Gary Wockner, state program director for Clean Water Action, labeled the four Republican congressmen from Colorado the “Flat Earth Society” because, to them, “what is up is down what is left is right and facts defy reality. They say the Obama administration is hindering oil and gas production but facts say that oil production in Colorado in 2011 was at an all time high. Natural gas production in Colorado in 2010 was at an all-time high. They say the Obama administration is hindering the leasing of public lands yet only 25 percent of the lands that they have leases on are being drilled – over 3 million acres they hold leases on are not being drilled. They say that the Obama administration is hindering drilling permits from moving forward at the same time the oil and gas industry is sitting on 602 permits they are not using. They say the Obama administration has slowed down the production of oil and gas, instead the Obama administration has increased the production of oil and in Colorado over what the Bush administration did. What we’re seeing from these congressmen are fake solutions to fake problems, including the three bills they introduced in the House last week.”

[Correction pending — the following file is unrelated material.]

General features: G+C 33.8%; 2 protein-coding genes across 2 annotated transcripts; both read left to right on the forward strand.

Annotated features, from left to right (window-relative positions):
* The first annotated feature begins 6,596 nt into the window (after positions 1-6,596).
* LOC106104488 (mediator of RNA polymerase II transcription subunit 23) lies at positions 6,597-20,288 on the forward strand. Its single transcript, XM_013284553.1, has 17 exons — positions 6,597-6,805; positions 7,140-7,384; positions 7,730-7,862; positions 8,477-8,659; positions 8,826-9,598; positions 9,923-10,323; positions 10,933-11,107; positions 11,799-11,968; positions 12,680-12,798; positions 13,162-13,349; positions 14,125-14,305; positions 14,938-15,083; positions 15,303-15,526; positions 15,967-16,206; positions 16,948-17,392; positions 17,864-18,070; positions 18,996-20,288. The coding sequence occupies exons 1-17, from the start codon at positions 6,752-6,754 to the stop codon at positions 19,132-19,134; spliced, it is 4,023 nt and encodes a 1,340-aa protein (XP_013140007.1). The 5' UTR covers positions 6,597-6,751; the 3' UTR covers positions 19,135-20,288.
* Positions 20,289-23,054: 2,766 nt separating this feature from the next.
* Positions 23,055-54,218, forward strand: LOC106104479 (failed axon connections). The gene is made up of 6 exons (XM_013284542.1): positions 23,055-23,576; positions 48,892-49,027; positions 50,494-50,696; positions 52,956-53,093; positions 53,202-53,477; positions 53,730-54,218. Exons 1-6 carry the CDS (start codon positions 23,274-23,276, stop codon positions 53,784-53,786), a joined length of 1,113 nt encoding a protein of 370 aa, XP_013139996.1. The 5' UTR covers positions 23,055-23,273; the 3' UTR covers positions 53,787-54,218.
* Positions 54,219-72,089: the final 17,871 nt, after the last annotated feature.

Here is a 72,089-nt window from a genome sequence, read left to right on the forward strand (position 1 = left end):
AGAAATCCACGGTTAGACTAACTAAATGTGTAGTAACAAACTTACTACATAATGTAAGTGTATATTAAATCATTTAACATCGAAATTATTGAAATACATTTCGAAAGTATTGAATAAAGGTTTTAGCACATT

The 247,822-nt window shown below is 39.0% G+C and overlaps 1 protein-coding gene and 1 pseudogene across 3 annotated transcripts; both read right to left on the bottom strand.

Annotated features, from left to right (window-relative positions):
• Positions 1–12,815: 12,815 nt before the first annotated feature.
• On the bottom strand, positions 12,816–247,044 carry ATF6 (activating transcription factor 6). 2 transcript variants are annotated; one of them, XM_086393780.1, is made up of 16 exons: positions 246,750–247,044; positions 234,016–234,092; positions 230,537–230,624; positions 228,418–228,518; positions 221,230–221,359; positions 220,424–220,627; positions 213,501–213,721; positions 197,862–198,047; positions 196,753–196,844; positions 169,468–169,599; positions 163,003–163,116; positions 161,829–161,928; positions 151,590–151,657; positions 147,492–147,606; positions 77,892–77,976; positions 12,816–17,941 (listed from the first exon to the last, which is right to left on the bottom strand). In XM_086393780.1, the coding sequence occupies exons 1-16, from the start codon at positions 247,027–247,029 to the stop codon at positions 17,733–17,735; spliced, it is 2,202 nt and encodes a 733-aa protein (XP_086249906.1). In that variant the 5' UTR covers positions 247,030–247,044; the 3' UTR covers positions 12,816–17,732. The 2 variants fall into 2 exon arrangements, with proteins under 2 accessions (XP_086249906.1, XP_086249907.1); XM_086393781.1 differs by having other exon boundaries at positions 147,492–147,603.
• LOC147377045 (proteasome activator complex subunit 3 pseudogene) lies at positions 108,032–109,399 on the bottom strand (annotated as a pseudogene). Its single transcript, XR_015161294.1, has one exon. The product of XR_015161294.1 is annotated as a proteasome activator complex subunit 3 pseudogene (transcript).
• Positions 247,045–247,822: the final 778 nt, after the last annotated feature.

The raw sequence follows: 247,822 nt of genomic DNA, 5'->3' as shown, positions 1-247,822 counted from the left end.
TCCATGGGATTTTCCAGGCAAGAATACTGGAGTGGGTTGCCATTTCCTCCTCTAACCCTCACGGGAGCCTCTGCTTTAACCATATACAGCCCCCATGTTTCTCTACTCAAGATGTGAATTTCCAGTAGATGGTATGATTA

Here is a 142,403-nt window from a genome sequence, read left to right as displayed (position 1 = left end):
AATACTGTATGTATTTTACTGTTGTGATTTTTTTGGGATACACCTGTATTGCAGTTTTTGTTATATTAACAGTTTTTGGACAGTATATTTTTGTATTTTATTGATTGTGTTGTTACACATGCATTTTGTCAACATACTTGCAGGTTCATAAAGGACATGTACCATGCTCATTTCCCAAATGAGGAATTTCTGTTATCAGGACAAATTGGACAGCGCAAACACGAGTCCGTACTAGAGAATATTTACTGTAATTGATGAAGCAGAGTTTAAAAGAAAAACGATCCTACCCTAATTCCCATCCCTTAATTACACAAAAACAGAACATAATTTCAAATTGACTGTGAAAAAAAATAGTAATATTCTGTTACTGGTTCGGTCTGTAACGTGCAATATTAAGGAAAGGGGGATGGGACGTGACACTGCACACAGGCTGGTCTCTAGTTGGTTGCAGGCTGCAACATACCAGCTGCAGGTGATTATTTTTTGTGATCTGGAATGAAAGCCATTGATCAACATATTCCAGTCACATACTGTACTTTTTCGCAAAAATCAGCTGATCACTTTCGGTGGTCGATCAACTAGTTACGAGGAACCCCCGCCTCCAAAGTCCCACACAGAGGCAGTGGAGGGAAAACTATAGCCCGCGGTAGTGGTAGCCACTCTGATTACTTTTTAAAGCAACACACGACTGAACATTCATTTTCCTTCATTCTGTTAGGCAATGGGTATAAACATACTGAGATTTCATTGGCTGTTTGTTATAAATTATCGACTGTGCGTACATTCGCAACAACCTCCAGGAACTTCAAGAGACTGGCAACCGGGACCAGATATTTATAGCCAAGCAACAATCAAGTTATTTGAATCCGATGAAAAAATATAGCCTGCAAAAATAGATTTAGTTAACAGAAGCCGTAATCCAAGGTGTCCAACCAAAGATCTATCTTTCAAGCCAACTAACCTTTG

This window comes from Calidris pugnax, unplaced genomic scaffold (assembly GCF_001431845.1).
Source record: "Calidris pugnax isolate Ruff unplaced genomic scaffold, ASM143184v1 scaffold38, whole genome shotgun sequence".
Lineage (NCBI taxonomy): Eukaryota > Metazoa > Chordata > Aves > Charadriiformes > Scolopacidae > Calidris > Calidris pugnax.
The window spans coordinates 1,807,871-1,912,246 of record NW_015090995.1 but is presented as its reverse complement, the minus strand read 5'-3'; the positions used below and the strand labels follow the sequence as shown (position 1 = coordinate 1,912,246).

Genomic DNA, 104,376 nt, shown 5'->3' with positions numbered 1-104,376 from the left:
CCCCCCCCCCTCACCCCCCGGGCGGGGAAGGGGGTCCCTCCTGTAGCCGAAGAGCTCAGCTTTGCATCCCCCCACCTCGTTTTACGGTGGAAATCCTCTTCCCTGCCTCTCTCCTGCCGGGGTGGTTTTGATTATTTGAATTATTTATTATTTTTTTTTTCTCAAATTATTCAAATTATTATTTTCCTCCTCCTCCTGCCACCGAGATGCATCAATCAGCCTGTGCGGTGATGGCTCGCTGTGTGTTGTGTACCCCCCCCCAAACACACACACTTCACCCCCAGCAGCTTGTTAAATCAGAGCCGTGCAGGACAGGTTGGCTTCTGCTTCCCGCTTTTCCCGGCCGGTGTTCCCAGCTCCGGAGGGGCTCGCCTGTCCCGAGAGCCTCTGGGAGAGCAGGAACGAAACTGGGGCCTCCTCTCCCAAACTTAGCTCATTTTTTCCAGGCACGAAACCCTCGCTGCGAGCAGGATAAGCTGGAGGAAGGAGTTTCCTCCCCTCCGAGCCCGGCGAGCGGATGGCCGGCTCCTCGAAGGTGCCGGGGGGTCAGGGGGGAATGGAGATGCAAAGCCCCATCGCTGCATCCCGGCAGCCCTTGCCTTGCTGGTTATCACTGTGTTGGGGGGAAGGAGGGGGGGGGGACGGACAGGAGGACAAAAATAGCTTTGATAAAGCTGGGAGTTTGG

Tipton, Lamborn, Gardner and Coffman are in the pockets of big oil and gas companies, Wockner alleged, noting that over $700,000 has been donated to their campaigns. In return, he said the congressmen voted to give the industry $9 billion in tax breaks in 2011 alone.
Representatives for the congressmen could not be reached for comment.
Obama has called for an end to subsidies for the nation’s biggest oil and gas companies but members of the House and Senate whose campaigns have benefited from the industry continue to resist.
“As the president has made clear, this administration’s energy strategy is an all-out effort to boost American production of every available source of energy,” Salazar said in a prepared statement after releasing today’s draft rule. “As we continue to offer millions of acres of America’s public lands for oil and gas development, it is critical that the public have full confidence that the right safety and environmental protections are in place. The proposed rule will modernize our management of well stimulation activities – including hydraulic fracturing – to make sure that fracturing operations conducted on public and Indian lands follow common-sense industry best practices.”
The rule would affect drilling on 700 million acres of Bureau of Land Management land plus another 56 million acres of Indian lands, where thousands of oil and gas wells are drilled each year.